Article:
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SYNOPSIS: In 2002 Pittsburgh, accomplished Nigeria-born pathologist Dr. Bennet Omalu (Will Smith) uncovers the truth about brain damage in American football players who suffer repeated concussions in the course of normal play. (Based on a true story)

Review by Louise Keller:
The expose of brain damage risks to footballers is powerful stuff, but the film never flies, due to a messy screenplay that loses its focus and awkwardly interweaves an immigrant love story into the mix. Even the presence of charismatic Will Smith is not enough to overcome the film's structural flaws. As a Nigerian doctor determined to use science to prove the facts, Smith is impressive, sporting a subtle Nigerian accent and distinctive manner of speech that is convincing - most of the time. He is the film's greatest asset.

After a brief prologue involving star footballer Mike Webster (David Morse), the action begins in Pittsburgh in September 2002, introducing Dr Bennet Omalu (Smith), whose approach to his coroner role is unexpected. Bennet talks to his deceased patients, asking their help, claiming if he knows how they lived, he would have a better idea of why they died. By the time Webster ends up in the morgue on Bennet's watch, it is not surprising that the conscientious doctor is keen to discover why a man with no obvious brain deformities, is seriously disturbed.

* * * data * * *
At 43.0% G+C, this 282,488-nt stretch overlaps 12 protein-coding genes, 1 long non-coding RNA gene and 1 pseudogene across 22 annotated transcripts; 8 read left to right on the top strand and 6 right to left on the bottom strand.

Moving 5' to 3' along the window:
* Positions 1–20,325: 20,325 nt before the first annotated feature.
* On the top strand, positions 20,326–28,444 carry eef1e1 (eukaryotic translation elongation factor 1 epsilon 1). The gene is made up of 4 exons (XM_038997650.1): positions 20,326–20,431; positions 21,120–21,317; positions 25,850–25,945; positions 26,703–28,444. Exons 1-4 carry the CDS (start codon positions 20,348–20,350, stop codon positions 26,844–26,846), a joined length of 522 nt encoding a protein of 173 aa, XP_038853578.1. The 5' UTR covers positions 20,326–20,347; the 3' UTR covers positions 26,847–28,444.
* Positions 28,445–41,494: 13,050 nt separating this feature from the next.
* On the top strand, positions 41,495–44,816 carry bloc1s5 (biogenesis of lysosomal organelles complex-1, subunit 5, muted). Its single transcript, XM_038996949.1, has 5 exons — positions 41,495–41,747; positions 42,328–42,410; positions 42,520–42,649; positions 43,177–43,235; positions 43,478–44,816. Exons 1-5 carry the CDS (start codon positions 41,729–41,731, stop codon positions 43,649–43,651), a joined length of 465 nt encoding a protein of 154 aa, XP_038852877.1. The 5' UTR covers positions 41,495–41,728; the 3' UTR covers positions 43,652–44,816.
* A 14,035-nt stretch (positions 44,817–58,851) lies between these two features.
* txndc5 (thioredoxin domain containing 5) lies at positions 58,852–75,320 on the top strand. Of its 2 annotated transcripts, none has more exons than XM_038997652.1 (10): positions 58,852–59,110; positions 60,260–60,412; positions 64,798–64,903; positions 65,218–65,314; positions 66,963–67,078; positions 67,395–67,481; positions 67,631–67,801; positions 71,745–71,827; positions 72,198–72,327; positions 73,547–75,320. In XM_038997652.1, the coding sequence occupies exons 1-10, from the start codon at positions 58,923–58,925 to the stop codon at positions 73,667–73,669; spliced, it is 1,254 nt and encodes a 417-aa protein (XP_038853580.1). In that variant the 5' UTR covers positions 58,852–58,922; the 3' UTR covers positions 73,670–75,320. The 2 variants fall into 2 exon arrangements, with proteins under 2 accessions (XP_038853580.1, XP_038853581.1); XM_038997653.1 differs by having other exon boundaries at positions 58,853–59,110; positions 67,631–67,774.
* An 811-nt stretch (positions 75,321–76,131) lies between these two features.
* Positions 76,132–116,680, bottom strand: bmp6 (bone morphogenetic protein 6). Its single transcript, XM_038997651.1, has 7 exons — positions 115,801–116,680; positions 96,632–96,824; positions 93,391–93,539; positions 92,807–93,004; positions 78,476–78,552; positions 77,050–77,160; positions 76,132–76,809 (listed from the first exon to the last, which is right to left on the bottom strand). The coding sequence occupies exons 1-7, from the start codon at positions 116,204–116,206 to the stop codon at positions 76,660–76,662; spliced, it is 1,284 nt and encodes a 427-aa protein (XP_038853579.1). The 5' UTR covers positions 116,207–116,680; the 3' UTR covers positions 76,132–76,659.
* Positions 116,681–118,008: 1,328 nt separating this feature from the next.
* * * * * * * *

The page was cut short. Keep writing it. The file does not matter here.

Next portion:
It is a pity that the love story between Prema (Gugu Mbatha-Raw) and Bennet is thrown away as a contrivance, because it could have been something far more effective. Everything about it is wrong - beginning with the circumstances of their meeting, when the local priest insists Bennet takes her home to stay with him, until she finds somewhere else to live. The scenes in which Prema turns on the television (when Bennet tells her he doesn't watch it) as he is trying to conduct his all-important research, play badly.